Also, give your notice in writing, whether by a physical letter you type or through an email to the correct recipient. Keep the tone professional, and don't accuse the company of anything. Just explain that things weren't working out, and you found a position that offers what you need at this time.

Remember, though, you're leaving a position you just got started with. Your employer might not be too happy with you because of all the time and money they spent getting you trained in your position.

What to Do if You Want to Stay and Negotiate Your Salary

Suppose you received a better-paying offer from another company, but you really like working where you're at. In that case, you could consider negotiating your salary, even though you have just barely started working there. There's no guarantee they would accept it, but if you present a pretty convincing case, they might be interested in saying yes.

You will need to discuss the matter with your supervisor or the person designated to handle pay raises like this. You can discuss it in a face-face meeting, but not everyone can do it without feeling intimidated. You could try a discussion on the phone about it if that makes you feel more comfortable, but most people choose to write a letter instead.

Negotiation Letters

In the letter, you will need to include why you like working there and go into detail about the other job offer you received that wants to pay you more money. Give the supervisor/manager an idea of the pay rate you would like to receive for you to stay and let them decide if it's in their best interests to keep you on with the increased wages or thank you for your time and let you go.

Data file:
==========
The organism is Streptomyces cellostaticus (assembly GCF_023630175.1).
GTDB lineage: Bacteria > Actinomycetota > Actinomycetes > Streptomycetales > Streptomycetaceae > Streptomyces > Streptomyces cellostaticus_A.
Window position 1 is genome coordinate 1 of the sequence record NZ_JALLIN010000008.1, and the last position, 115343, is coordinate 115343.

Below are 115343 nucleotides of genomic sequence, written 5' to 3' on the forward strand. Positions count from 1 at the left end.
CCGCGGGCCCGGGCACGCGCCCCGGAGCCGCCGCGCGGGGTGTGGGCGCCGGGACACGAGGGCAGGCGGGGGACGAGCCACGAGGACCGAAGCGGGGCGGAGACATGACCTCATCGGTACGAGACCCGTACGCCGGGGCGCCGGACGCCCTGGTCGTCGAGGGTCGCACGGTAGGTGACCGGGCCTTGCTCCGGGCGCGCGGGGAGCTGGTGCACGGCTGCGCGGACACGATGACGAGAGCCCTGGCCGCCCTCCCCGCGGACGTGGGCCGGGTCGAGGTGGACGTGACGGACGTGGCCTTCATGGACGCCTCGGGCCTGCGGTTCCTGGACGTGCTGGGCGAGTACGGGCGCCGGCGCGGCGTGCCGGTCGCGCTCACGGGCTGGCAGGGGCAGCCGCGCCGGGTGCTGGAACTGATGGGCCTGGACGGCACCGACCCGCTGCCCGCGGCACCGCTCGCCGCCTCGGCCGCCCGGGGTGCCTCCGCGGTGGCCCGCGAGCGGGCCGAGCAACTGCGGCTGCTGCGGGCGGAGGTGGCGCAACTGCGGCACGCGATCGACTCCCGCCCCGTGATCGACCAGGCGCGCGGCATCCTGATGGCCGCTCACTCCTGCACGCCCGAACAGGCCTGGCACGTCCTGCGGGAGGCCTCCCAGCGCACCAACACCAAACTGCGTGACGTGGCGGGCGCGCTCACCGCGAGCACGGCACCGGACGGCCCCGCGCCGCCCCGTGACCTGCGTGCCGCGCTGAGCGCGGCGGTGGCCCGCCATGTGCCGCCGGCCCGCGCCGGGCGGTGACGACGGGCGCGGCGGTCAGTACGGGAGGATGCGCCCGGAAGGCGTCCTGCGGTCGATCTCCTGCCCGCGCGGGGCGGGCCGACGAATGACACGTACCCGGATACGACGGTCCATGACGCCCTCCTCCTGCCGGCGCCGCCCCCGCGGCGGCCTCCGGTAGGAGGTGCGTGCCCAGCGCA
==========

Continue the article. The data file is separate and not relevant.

Crafting a letter like this isn't an easy thing to do, though. You need to make sure you include all the important information and avoid using negative language. Those things usually turn companies off from even considering increasing your salary.

Can DoNotPay Give You a Helping Hand When Negotiating Your Salary?

Yes! DoNotPay can help you . If you decide that you're going to try and see if you can get more money from your current position but don't feel comfortable trying to pen a successful letter to ask for a raise, DoNotPay can certainly help. We will take the information you provide us and craft a professionally written letter to send to your supervisor/manager. You choose whether you want to send it in an email or hand it over yourself.

To accomplish this, here are a few simple steps:

  1. Search "negotiate my salary" on DoNotPay.

     

  2. Enter the name of your company and the industry you work in, so we can find the right wage statistics for your role.

     

  3. Answer a series of questions regarding your qualifications and achievements, relocation expenses, and other job offers if applicable.

     

  4. Enter the new base salary you would like to request.

     

Then, you simply wait to get a response from them. Be patient, since it takes time to crunch numbers to see if your proposal will work or not.

Other Helpful Tips from DoNotPay 

Whether you want to increase your pay to stay in your current job or negotiate a salary in a new position, DoNotPay can help. Besides generating a letter on your behalf to get a bigger pay rate, we can also:

No matter what help you might need, DoNotPay may have the solution for you. Sign up today and see how we can help you get the salary you deserve!